Initial filings for unemployment benefits increased by 3.8 million in the week ending April 25, a decline of 603,000 from the previous week. More than 30.1 million claims have now been processed by the state agencies in the six weeks since the economies of most states were shut down to prevent the spread of the coronavirus.
Ohio joined seven other states with a million or more people applying for unemployment benefits.
While most states showed significant decreases in claims, though they are still at a high level, four states — Washington, Oregon, Nevada and Georgia – reported significant increases. Jobless claims in Iowa also increased, which matches up with the news of the disease spreading through employees at meatpacking plants.
We do anticipate a surge of claims from Florida because of problems processing first-time claims and from Texas because of the collapse in oil prices and expected surge in bankruptcies around the oil and energy business.
We can expect the trend in initial claims to remain high as state agencies work their way through the population of recently furloughed employees and as state and local government employees begin to be furloughed by revenue-starved states.
This week, Ohio joined seven other states with a million or more people applying for unemployment benefits. And there are 10 states with a half-million newly unemployed persons who are likely to lose their ability to contribute to their state and local economies and to state tax revenue.
All states will need resources to give financial support to those unemployed members of the labor force, and then to help them find suitable employment once the health crisis ends and it’s safe to return to work.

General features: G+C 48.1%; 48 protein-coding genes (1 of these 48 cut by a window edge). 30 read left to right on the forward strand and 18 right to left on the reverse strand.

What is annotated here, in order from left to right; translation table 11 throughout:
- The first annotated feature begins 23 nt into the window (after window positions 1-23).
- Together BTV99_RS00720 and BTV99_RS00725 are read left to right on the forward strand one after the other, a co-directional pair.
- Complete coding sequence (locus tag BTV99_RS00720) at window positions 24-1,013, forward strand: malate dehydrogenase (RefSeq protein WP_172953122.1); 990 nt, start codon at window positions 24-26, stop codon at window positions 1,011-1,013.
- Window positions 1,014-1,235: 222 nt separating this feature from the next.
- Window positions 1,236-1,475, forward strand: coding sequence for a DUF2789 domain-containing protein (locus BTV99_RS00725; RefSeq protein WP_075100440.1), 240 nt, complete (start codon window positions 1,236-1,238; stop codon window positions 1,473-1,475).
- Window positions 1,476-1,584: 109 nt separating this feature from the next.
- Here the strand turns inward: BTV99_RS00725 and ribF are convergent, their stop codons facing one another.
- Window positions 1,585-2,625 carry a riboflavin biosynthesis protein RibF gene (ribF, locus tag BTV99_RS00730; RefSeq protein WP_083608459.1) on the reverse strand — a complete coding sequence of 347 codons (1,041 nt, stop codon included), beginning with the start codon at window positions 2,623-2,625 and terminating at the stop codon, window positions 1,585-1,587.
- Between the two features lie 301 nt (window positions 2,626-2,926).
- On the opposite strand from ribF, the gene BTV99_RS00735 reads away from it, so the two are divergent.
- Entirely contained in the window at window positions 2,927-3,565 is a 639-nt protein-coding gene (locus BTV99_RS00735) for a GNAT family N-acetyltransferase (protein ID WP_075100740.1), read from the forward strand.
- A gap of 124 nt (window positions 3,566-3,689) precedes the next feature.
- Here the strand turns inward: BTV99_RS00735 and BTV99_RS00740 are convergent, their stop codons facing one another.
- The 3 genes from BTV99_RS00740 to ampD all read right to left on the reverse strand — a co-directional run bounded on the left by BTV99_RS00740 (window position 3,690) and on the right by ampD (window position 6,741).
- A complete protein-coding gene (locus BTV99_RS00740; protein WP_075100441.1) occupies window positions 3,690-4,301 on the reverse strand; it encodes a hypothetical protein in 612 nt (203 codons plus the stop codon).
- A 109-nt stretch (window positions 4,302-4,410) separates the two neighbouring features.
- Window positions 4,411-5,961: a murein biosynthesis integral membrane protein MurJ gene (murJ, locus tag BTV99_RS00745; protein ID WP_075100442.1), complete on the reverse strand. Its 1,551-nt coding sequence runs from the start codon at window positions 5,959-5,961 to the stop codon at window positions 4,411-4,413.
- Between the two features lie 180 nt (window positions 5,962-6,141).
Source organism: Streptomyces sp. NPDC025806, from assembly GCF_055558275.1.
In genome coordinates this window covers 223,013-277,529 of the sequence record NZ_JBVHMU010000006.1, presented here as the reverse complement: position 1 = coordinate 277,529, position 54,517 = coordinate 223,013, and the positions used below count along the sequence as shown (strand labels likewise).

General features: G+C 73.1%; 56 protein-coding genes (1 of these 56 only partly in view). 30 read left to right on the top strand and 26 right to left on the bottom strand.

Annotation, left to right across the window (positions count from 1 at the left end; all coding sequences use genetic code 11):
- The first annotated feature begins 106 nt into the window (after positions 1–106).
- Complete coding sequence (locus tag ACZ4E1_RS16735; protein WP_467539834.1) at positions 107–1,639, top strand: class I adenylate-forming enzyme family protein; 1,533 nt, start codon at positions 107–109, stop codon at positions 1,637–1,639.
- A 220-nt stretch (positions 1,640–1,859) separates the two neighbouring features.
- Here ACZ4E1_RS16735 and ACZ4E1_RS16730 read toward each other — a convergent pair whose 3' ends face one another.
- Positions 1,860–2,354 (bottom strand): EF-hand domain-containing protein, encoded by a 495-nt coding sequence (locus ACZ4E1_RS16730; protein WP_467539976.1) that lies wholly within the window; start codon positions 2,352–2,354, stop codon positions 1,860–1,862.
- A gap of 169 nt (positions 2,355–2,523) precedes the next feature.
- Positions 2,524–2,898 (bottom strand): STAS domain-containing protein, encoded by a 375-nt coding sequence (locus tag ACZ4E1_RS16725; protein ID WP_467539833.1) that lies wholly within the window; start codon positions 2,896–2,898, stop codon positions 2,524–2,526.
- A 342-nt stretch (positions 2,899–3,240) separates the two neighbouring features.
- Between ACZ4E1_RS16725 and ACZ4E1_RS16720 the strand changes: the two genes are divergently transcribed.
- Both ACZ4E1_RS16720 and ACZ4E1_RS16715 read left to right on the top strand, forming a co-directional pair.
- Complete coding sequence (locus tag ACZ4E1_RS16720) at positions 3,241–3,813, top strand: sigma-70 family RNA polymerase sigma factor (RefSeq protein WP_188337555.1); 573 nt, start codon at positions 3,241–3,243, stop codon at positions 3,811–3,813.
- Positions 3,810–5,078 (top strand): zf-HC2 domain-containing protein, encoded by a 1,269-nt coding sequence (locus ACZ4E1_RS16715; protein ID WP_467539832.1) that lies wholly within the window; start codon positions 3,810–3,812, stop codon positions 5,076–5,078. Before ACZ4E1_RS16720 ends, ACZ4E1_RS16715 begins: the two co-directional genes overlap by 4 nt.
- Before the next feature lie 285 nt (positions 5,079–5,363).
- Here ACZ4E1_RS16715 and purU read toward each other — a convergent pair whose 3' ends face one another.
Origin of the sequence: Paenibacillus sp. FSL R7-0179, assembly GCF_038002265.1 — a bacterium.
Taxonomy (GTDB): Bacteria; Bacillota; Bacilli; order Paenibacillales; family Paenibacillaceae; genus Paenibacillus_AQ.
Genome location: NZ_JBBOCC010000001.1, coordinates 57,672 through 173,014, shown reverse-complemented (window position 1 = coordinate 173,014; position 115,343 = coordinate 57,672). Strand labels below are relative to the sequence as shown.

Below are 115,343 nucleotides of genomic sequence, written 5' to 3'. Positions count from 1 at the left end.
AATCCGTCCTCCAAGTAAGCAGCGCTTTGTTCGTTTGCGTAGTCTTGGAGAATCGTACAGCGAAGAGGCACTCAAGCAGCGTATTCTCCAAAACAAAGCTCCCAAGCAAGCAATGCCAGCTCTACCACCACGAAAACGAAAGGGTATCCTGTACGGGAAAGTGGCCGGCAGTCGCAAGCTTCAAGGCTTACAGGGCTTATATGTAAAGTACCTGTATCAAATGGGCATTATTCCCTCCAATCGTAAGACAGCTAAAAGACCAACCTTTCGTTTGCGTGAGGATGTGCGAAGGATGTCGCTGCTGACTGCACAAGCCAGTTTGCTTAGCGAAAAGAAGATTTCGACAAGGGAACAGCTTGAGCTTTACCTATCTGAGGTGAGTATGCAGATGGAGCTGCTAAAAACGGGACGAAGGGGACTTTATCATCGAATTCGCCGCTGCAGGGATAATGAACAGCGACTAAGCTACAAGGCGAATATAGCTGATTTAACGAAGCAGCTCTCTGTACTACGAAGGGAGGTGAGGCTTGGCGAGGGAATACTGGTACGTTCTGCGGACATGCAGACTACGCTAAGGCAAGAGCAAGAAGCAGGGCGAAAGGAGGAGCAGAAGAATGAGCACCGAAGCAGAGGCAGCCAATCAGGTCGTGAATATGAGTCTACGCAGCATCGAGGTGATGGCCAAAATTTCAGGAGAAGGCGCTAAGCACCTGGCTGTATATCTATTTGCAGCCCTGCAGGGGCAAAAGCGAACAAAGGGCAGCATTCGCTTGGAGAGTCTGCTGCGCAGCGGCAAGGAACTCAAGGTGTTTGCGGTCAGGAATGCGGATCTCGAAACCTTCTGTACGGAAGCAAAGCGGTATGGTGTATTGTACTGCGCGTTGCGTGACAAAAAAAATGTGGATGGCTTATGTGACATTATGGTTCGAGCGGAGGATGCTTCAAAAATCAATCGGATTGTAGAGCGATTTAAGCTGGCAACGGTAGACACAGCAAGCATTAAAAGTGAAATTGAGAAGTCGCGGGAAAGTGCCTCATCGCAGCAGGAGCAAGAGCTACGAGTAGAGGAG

The map below shows three numbers below the state name:
- The cumulative number of initial unemployment claims since March 7, the week before the effect of shutdowns began in earnest.
- The latest increase (decrease) in the number of claims.
- The Z-score of the latest increase (decrease) in claims, which is the number of standard deviations above (below) the pre-coronavirus average.
The first number indicates the depth of the impact of the virus on the labor force.
The second number indicates the direction of the claims (i.e., a first derivative of sorts): positive numbers indicate an increase in claims and labor market distress; positive numbers approaching zero indicate the deceleration in new filings; zero would suggest a plateauing of claims; while negative numbers are an indication that businesses and employees are returning toward normal levels of claims. Negative changes in claims should be viewed relative to the cumulative number of claims.
The third number shows the degree of the shock, with Z-scores outside the range of plus-or-minus two standard deviations considered to be outside of normal occurrences.
For more information on how the coronavirus is affecting midsize businesses, please visit the RSM Coronavirus Resource Center.